Monday, December 31, 2012

The Best Albums of 2012: A List

Greetings all who are reading this.
The musical year that was 2012 has come to a close, and what a year it was. One of the better years of albums for sure, both underground and mainstream. I wonder if the supposed 2012 Apocalypse was the reason for this?

I have compiled 13 of my favourites for you in this list. Some of these may not necessarily be the best albums of the year, but they are the ones I enjoyed listening to the most. If I am missing anything, let me know in the comments section.

Onto the list;

13. The Smashing Pumpkins- Oceania

    After more than a decade of mediocre material, and a few years of alienating a large chunk of his fanbase with a large chunk of his actions (replacing every band member, general douchiness), Billy corgan and his band put out their best album since Mellon Collie and the Infinite Sadness. I love the use of keyboards throughout the album, and the songs actually feel like Smashing Pumpkins songs, and not “Billy Corgan punishing you for being a Smashing Pumpkins fan.”  Key Tracks: Quasar, The Celestials, Pale Horse
    12. John K. Samson- Provincial


    Samson is brilliant, and I did enjoy his first full-length solo album quite a bit. It plays to his strengths and sounds like a collection of Weakerthans B-Sides, however, half of the songs I’ve heard already on his two solo EPs, and some of the arrangements on this album I wasn’t a fan of (Stop Error). However, it is very strong lyrically and definitely worth a listen in that regard.
    Key Tracks: Heart of the Continent, When I Write My Master’s Thesis, Letter In Icelandic From The Ninette San.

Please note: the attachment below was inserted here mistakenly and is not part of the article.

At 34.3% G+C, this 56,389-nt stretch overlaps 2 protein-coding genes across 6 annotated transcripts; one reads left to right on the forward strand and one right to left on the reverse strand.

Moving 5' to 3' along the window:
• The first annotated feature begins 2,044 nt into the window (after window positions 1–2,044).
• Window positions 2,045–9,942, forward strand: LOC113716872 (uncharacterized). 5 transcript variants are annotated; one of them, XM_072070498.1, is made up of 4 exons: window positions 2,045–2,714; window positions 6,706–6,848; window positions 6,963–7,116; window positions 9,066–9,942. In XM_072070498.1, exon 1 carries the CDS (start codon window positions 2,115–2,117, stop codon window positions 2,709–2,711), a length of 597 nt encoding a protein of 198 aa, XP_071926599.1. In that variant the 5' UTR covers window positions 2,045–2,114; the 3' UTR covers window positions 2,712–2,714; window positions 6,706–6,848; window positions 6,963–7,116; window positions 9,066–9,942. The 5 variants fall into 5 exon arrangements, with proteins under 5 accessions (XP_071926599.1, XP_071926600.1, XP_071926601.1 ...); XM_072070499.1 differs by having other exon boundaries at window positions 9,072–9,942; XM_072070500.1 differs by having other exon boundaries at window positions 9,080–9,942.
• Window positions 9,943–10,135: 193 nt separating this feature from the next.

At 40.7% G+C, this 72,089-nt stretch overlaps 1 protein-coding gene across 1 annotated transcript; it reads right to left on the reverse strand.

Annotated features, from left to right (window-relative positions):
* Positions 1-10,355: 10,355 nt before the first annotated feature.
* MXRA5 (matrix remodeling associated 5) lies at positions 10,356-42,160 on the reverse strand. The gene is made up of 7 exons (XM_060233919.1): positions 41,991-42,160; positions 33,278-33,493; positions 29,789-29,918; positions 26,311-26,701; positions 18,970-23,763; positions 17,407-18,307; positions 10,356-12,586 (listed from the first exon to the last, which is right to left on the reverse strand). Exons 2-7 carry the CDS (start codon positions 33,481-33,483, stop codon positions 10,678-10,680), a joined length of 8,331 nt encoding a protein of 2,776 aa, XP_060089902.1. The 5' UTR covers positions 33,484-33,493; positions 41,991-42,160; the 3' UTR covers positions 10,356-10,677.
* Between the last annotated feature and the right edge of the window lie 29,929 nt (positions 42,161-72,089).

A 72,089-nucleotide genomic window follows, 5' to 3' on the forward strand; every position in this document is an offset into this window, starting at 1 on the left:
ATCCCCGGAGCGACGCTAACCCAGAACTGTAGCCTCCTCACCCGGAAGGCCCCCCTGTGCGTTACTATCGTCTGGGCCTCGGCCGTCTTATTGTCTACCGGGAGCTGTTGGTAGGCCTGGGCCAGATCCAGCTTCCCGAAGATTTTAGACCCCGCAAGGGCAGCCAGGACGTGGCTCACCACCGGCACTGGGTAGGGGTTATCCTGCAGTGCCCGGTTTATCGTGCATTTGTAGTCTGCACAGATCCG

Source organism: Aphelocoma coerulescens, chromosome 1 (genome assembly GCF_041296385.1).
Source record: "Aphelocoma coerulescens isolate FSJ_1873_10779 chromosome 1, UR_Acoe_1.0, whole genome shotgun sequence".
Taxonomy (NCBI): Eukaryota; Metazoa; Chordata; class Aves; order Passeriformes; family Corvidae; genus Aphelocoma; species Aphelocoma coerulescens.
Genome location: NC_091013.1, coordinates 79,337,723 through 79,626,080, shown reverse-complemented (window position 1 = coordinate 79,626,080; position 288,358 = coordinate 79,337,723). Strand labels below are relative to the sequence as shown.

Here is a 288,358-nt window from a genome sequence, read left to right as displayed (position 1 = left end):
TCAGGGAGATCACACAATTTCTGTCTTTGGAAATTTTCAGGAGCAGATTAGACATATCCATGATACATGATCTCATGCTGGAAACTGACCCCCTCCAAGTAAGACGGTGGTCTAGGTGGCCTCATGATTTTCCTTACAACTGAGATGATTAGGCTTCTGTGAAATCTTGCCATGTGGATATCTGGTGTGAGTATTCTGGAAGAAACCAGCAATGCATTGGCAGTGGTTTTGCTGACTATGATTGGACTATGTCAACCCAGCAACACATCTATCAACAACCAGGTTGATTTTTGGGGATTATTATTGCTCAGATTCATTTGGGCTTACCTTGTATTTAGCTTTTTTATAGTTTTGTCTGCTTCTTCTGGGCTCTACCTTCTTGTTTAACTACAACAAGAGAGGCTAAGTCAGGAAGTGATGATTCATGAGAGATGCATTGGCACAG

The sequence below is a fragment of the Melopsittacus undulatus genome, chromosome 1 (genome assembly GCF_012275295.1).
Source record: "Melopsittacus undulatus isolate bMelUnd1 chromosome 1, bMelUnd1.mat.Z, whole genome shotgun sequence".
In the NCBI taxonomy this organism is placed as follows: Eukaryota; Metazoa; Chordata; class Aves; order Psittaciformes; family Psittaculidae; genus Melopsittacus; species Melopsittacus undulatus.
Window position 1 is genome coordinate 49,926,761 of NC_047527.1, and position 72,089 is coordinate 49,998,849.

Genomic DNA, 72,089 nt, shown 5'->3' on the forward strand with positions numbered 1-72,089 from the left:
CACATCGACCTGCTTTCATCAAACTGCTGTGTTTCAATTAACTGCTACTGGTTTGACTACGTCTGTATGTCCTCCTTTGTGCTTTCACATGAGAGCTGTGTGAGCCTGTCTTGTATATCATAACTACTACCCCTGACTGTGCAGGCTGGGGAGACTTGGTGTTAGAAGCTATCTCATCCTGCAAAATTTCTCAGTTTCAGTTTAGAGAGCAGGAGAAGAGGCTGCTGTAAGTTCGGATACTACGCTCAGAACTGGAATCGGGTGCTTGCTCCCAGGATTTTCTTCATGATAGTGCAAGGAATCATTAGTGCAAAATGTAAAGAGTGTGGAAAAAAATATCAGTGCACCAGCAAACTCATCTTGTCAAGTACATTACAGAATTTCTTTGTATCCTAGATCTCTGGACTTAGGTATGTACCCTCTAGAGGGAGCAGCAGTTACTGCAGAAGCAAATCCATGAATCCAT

11. Alabama Shakes - Boys and Girls

      A debut album which quickly establishes The Shakes as a rock force to be reckoned with. It has actually managed to make its way onto several major rock stations, which is always good to see, and proves rock radio can be open to new things. The album is solid, no-frills, southern rock with a soulful edge, and I want to hear more from them. 
       Key Tracks: Hold On, I Found You, Hang Loose.

    10. Bruce Springsteen - Wrecking Ball
          It’s an album sympathizing with the struggles of the working man, sung by a multi-millionaire rock star! All kidding aside, Bruce is consistently good, and he’s sounds motivated and passionate while singing about economic inequality, the financial crisis, the struggles of the middle class, and the hope the crisis will eventually be over. mixing genres as diverse as folk (We Are Alive), Celtic (Death to my Hometown), arena rock (title track) and even hip-hop (the end of Rocky Ground), it's probably Bruce's most ambitious album to date, in addition to being his most timely album since The Rising.Wrecking Ball is also his last album to feature the late Clarence Clemons, and his saxophone adds a presence to the two songs he is featured on. A great way for The Big Man to be remembered.